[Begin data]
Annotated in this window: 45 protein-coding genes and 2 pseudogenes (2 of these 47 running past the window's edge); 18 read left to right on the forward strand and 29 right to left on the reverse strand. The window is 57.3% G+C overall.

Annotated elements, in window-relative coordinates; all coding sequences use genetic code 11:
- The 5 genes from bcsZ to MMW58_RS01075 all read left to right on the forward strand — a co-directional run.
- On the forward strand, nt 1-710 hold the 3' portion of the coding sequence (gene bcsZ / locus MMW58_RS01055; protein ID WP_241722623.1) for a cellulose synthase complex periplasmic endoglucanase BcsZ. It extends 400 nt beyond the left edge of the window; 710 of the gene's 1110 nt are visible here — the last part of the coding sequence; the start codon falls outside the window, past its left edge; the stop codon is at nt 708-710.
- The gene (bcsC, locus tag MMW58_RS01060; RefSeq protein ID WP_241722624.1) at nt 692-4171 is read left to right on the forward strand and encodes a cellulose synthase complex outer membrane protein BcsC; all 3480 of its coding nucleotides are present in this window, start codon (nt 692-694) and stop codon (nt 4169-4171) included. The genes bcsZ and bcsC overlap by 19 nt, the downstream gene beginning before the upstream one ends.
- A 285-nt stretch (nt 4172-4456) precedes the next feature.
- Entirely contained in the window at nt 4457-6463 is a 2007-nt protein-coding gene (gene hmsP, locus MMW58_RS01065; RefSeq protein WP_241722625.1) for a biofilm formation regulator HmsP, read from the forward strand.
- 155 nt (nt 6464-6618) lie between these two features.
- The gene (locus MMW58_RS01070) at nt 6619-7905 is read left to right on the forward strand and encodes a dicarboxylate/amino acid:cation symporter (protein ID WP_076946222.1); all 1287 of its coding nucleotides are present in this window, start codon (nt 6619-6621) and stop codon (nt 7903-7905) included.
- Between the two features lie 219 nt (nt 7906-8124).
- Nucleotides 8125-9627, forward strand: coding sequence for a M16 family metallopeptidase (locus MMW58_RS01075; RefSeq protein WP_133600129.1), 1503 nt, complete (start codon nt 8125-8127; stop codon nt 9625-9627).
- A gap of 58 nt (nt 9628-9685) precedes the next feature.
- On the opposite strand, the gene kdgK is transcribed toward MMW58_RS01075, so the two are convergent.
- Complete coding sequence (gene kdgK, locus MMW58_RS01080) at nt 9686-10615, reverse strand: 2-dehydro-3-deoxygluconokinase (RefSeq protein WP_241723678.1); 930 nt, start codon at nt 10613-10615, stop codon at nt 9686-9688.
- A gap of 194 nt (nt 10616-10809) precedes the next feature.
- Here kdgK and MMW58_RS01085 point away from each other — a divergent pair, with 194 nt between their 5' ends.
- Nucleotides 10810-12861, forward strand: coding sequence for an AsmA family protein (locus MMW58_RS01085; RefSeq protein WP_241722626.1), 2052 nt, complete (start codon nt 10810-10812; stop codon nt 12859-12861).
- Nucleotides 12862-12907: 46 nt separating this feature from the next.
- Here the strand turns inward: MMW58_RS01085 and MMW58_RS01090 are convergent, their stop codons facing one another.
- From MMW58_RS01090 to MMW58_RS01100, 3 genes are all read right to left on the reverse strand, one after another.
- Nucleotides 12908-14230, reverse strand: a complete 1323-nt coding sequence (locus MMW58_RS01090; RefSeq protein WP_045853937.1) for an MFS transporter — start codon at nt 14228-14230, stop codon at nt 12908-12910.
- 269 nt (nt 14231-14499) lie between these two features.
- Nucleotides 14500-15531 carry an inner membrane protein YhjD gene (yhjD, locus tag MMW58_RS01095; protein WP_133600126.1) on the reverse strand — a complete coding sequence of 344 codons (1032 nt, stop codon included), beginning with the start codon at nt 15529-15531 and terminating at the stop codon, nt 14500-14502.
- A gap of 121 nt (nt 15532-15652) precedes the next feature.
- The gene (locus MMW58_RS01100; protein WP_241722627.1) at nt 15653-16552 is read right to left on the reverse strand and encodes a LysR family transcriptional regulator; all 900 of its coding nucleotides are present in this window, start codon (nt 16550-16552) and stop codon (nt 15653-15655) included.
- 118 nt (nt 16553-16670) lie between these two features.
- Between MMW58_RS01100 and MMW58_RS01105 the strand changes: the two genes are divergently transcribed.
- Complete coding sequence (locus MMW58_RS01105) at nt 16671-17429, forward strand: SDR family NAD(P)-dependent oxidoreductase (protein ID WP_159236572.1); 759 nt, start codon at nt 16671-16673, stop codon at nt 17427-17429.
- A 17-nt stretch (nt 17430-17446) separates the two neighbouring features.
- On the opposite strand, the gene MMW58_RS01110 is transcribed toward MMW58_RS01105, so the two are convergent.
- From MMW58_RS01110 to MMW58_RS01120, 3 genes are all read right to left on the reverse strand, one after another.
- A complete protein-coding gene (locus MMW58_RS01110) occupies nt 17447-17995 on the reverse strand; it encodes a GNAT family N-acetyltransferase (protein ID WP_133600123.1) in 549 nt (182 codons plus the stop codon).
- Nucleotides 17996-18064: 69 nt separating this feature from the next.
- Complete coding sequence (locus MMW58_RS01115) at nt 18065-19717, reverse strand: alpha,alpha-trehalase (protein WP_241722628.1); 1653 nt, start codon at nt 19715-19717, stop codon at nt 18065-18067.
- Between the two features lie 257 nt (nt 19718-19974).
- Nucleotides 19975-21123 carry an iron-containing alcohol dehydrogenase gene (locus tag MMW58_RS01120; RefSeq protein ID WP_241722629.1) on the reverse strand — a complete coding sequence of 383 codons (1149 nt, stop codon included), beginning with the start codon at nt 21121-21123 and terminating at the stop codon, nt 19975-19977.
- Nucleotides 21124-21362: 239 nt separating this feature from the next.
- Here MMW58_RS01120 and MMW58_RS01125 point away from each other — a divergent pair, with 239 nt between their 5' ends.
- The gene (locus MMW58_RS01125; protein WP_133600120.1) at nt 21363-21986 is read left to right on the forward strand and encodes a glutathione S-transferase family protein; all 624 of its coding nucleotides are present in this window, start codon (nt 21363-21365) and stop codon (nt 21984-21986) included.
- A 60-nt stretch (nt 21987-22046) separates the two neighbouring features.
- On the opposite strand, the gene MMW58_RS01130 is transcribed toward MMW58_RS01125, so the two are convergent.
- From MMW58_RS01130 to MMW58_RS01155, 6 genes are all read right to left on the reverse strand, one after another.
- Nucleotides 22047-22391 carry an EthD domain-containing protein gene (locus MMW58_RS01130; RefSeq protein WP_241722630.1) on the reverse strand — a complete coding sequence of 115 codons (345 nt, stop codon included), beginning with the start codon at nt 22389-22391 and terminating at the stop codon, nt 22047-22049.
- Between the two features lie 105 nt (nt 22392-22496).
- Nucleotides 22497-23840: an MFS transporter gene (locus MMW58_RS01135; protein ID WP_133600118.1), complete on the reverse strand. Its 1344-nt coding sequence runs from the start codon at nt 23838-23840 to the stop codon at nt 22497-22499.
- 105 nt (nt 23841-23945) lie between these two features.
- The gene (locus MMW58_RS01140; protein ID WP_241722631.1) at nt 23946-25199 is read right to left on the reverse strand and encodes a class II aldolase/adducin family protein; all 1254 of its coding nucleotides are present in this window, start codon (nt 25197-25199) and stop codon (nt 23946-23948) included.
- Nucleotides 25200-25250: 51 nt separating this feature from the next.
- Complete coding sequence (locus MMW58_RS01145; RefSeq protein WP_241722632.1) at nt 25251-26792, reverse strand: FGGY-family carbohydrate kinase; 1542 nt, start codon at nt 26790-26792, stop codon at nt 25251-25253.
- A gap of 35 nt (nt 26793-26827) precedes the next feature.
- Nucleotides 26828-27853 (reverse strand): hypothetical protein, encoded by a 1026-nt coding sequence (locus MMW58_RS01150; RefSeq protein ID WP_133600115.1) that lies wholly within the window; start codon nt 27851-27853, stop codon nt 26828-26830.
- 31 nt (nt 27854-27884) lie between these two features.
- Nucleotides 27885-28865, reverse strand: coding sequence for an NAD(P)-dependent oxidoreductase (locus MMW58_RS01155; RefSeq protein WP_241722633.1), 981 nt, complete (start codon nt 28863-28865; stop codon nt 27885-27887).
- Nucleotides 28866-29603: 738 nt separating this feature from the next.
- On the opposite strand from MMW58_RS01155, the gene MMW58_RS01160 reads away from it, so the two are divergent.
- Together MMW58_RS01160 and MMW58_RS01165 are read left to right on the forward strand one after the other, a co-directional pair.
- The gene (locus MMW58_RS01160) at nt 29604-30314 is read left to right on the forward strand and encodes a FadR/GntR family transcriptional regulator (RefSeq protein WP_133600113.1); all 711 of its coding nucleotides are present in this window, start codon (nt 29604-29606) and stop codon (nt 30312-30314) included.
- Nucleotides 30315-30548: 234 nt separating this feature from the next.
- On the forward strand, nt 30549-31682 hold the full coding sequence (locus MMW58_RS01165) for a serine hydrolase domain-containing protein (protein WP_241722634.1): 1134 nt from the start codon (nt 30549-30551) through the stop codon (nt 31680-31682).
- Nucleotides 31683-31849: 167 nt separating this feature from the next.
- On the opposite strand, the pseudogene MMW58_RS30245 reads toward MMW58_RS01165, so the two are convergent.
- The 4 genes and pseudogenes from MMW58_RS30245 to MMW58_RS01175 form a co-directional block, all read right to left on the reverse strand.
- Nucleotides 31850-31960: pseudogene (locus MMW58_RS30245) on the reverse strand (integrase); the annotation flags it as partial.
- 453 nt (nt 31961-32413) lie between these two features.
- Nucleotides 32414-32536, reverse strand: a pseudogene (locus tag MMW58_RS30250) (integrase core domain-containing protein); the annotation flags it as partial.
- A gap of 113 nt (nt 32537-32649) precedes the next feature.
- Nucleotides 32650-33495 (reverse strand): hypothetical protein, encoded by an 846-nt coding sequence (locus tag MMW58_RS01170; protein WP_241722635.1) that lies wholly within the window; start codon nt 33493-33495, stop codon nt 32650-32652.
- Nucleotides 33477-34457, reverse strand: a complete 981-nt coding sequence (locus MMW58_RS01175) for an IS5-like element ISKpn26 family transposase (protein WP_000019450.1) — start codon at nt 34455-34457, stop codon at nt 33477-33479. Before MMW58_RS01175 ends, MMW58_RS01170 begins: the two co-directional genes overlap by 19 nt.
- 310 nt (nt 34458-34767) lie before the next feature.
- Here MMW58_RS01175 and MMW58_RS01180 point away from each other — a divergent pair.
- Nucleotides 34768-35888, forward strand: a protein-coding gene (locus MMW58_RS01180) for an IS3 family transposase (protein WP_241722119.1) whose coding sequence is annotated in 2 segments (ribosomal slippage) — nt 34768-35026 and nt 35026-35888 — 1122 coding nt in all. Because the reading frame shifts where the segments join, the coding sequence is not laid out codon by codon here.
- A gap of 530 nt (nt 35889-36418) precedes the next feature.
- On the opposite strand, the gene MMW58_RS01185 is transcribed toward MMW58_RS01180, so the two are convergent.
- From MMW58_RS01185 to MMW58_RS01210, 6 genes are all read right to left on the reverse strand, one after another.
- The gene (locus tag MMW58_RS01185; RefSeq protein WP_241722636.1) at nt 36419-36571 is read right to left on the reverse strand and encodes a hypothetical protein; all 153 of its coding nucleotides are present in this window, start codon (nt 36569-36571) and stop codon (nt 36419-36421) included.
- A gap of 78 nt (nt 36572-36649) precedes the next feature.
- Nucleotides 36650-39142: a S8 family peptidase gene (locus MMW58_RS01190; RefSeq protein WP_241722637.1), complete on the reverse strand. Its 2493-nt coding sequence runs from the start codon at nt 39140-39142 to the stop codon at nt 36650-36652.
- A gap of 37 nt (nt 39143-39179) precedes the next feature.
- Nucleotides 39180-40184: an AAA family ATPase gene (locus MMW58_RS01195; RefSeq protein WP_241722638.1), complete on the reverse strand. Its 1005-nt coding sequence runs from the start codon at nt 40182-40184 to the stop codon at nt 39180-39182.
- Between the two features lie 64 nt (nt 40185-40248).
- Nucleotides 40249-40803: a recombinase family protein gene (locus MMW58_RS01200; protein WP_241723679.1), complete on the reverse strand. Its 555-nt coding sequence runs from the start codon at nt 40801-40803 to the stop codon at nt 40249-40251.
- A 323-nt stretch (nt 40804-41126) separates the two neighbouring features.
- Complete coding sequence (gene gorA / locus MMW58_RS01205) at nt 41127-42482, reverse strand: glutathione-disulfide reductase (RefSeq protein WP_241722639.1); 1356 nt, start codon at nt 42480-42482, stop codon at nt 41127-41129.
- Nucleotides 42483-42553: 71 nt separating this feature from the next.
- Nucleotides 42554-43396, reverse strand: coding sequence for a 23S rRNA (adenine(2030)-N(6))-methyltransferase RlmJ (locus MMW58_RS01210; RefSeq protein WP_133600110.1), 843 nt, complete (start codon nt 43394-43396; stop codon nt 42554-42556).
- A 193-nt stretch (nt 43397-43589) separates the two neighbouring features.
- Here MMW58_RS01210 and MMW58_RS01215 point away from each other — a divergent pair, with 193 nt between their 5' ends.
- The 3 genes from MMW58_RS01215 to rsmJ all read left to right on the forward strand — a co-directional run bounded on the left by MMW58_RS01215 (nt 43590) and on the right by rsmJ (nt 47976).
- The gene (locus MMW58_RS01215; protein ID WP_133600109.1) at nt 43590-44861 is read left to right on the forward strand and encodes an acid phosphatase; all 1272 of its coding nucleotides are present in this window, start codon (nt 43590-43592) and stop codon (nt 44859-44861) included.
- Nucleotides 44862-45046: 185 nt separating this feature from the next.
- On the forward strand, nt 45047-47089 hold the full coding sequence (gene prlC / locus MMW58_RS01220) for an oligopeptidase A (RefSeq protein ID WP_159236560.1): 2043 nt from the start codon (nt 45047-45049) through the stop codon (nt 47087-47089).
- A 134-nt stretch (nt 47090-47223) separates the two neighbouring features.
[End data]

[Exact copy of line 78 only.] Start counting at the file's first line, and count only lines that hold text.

- A gap of 37 nt (nt 39143-39179) precedes the next feature.